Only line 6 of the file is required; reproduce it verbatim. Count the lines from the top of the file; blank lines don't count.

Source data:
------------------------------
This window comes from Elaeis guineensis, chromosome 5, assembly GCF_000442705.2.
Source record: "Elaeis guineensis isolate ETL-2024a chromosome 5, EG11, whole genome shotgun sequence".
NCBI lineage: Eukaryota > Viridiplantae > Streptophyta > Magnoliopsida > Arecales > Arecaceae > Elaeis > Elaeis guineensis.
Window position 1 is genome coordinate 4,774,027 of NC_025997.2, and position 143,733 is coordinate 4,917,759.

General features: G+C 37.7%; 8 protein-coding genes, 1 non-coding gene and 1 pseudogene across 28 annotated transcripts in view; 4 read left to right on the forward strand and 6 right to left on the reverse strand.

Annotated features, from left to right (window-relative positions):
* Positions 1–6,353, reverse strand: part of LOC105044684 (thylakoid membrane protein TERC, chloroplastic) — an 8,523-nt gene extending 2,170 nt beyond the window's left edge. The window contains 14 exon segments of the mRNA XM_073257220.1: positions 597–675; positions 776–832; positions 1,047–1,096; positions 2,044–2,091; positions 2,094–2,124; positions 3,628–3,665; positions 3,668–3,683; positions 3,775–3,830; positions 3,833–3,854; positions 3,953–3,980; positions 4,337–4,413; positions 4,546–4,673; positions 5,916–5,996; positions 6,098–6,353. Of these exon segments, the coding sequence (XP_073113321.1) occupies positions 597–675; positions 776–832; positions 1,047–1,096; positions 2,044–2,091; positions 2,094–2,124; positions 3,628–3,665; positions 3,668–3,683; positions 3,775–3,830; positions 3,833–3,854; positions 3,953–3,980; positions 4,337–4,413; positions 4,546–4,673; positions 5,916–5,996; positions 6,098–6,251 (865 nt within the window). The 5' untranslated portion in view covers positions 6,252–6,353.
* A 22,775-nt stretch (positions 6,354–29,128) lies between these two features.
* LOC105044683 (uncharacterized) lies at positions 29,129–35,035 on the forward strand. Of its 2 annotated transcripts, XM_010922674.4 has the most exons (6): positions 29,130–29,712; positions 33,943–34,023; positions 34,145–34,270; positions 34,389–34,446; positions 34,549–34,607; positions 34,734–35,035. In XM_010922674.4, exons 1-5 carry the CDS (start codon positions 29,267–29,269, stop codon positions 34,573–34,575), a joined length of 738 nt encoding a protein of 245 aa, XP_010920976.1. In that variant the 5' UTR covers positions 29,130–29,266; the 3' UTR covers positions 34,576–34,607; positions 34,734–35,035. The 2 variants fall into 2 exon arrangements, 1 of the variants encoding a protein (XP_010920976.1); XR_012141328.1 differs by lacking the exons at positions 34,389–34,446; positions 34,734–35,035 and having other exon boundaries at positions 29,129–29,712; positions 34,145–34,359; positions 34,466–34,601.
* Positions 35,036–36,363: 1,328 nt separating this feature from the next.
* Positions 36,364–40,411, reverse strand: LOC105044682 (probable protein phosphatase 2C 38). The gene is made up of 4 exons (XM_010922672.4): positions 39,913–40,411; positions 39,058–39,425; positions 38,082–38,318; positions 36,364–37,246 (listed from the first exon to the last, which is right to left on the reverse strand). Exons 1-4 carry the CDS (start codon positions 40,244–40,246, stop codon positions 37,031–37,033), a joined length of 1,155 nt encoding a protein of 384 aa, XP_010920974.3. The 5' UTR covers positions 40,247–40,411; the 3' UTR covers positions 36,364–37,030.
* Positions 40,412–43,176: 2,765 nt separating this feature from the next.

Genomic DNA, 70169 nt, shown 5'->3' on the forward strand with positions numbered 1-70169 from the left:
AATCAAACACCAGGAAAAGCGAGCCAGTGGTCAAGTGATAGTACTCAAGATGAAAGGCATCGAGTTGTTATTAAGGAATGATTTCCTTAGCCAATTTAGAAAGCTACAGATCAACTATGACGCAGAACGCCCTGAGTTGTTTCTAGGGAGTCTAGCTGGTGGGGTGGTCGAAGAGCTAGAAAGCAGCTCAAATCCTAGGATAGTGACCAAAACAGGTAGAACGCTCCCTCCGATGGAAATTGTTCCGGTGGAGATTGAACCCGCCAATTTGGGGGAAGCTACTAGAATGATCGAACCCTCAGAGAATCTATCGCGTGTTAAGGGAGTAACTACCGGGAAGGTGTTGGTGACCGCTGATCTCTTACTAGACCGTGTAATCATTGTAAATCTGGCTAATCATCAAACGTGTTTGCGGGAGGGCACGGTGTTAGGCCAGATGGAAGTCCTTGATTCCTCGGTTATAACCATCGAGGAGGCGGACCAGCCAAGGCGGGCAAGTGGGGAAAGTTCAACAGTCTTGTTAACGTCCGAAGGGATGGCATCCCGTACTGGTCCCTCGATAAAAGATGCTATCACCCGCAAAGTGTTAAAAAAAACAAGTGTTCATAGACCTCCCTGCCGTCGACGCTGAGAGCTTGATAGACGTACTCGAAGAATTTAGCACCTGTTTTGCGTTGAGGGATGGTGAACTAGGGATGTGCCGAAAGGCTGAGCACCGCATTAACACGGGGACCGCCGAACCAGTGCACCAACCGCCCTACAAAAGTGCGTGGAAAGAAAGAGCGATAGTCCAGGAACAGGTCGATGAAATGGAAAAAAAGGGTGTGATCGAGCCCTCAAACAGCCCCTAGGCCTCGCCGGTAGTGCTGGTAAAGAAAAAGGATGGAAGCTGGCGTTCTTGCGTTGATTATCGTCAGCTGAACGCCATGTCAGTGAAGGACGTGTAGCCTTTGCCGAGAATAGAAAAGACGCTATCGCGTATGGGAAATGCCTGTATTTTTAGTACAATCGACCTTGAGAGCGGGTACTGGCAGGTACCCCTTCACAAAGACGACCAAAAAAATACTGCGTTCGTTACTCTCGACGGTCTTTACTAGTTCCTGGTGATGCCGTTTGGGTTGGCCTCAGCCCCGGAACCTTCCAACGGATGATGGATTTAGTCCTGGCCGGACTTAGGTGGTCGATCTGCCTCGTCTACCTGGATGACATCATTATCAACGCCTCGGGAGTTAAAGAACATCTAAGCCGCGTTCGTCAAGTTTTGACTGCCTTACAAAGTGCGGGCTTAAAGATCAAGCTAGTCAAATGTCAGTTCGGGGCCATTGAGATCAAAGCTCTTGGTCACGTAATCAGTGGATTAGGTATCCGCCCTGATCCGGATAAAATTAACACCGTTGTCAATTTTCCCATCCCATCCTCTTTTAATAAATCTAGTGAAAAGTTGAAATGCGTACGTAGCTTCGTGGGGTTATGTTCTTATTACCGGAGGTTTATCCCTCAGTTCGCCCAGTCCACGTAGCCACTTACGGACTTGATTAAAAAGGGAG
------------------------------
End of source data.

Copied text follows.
Annotated features, from left to right (window-relative positions):